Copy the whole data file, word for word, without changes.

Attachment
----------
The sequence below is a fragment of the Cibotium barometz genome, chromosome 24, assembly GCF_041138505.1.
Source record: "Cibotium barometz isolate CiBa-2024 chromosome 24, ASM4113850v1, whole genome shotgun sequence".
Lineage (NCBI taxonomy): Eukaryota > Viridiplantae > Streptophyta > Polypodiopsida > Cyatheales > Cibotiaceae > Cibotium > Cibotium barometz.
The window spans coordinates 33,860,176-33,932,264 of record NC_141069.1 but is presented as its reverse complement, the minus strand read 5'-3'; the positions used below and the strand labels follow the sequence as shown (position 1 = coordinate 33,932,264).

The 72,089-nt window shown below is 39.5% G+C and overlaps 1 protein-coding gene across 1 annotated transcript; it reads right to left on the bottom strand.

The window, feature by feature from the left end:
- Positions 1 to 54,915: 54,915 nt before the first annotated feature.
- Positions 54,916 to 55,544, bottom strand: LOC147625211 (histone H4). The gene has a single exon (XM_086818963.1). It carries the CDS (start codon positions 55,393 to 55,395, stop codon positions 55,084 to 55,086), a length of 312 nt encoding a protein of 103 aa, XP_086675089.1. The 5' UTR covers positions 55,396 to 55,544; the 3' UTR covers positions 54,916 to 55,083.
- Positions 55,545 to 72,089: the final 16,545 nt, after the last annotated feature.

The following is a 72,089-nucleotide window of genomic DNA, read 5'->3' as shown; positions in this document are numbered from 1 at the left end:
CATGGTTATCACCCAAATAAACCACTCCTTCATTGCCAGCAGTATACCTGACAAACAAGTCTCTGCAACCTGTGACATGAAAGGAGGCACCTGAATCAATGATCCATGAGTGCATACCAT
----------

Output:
The sequence below is a fragment of the Cibotium barometz genome, chromosome 24, assembly GCF_041138505.1.
Source record: "Cibotium barometz isolate CiBa-2024 chromosome 24, ASM4113850v1, whole genome shotgun sequence".
Lineage (NCBI taxonomy): Eukaryota > Viridiplantae > Streptophyta > Polypodiopsida > Cyatheales > Cibotiaceae > Cibotium > Cibotium barometz.
The window spans coordinates 33,860,176-33,932,264 of record NC_141069.1 but is presented as its reverse complement, the minus strand read 5'-3'; the positions used below and the strand labels follow the sequence as shown (position 1 = coordinate 33,932,264).

The 72,089-nt window shown below is 39.5% G+C and overlaps 1 protein-coding gene across 1 annotated transcript; it reads right to left on the bottom strand.

The window, feature by feature from the left end:
- Positions 1 to 54,915: 54,915 nt before the first annotated feature.
- Positions 54,916 to 55,544, bottom strand: LOC147625211 (histone H4). The gene has a single exon (XM_086818963.1). It carries the CDS (start codon positions 55,393 to 55,395, stop codon positions 55,084 to 55,086), a length of 312 nt encoding a protein of 103 aa, XP_086675089.1. The 5' UTR covers positions 55,396 to 55,544; the 3' UTR covers positions 54,916 to 55,083.
- Positions 55,545 to 72,089: the final 16,545 nt, after the last annotated feature.

The following is a 72,089-nucleotide window of genomic DNA, read 5'->3' as shown; positions in this document are numbered from 1 at the left end:
CATGGTTATCACCCAAATAAACCACTCCTTCATTGCCAGCAGTATACCTGACAAACAAGTCTCTGCAACCTGTGACATGAAAGGAGGCACCTGAATCAATGATCCATGAGTGCATACCAT